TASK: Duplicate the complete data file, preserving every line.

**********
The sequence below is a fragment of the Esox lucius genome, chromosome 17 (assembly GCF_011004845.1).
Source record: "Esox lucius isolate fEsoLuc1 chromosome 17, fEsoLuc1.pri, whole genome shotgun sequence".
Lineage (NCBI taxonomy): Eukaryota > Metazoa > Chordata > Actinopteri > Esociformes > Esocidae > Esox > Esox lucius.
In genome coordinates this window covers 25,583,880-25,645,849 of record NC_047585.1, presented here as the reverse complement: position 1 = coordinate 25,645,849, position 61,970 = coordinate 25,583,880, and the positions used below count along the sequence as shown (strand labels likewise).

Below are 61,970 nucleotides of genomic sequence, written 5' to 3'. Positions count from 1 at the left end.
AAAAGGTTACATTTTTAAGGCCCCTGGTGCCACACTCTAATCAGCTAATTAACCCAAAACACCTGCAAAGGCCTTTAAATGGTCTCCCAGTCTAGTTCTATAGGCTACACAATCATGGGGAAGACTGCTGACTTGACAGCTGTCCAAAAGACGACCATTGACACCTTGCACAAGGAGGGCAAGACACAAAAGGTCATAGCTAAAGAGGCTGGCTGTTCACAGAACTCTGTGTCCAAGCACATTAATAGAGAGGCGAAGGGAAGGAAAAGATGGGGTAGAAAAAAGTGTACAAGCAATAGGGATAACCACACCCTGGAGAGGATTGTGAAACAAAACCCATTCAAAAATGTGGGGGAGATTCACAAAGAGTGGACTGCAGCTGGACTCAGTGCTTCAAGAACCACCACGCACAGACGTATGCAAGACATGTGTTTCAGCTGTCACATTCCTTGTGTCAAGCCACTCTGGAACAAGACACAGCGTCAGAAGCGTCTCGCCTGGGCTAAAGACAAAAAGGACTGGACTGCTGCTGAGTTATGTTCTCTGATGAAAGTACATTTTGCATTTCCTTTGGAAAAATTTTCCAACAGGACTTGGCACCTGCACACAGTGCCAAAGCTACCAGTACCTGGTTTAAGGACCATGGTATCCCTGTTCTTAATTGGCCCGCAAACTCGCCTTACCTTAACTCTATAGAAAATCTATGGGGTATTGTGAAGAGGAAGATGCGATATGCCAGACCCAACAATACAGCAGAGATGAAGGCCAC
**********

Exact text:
The sequence below is a fragment of the Esox lucius genome, chromosome 17 (assembly GCF_011004845.1).
Source record: "Esox lucius isolate fEsoLuc1 chromosome 17, fEsoLuc1.pri, whole genome shotgun sequence".
Lineage (NCBI taxonomy): Eukaryota > Metazoa > Chordata > Actinopteri > Esociformes > Esocidae > Esox > Esox lucius.
In genome coordinates this window covers 25,583,880-25,645,849 of record NC_047585.1, presented here as the reverse complement: position 1 = coordinate 25,645,849, position 61,970 = coordinate 25,583,880, and the positions used below count along the sequence as shown (strand labels likewise).

Below are 61,970 nucleotides of genomic sequence, written 5' to 3'. Positions count from 1 at the left end.
AAAAGGTTACATTTTTAAGGCCCCTGGTGCCACACTCTAATCAGCTAATTAACCCAAAACACCTGCAAAGGCCTTTAAATGGTCTCCCAGTCTAGTTCTATAGGCTACACAATCATGGGGAAGACTGCTGACTTGACAGCTGTCCAAAAGACGACCATTGACACCTTGCACAAGGAGGGCAAGACACAAAAGGTCATAGCTAAAGAGGCTGGCTGTTCACAGAACTCTGTGTCCAAGCACATTAATAGAGAGGCGAAGGGAAGGAAAAGATGGGGTAGAAAAAAGTGTACAAGCAATAGGGATAACCACACCCTGGAGAGGATTGTGAAACAAAACCCATTCAAAAATGTGGGGGAGATTCACAAAGAGTGGACTGCAGCTGGACTCAGTGCTTCAAGAACCACCACGCACAGACGTATGCAAGACATGTGTTTCAGCTGTCACATTCCTTGTGTCAAGCCACTCTGGAACAAGACACAGCGTCAGAAGCGTCTCGCCTGGGCTAAAGACAAAAAGGACTGGACTGCTGCTGAGTTATGTTCTCTGATGAAAGTACATTTTGCATTTCCTTTGGAAAAATTTTCCAACAGGACTTGGCACCTGCACACAGTGCCAAAGCTACCAGTACCTGGTTTAAGGACCATGGTATCCCTGTTCTTAATTGGCCCGCAAACTCGCCTTACCTTAACTCTATAGAAAATCTATGGGGTATTGTGAAGAGGAAGATGCGATATGCCAGACCCAACAATACAGCAGAGATGAAGGCCAC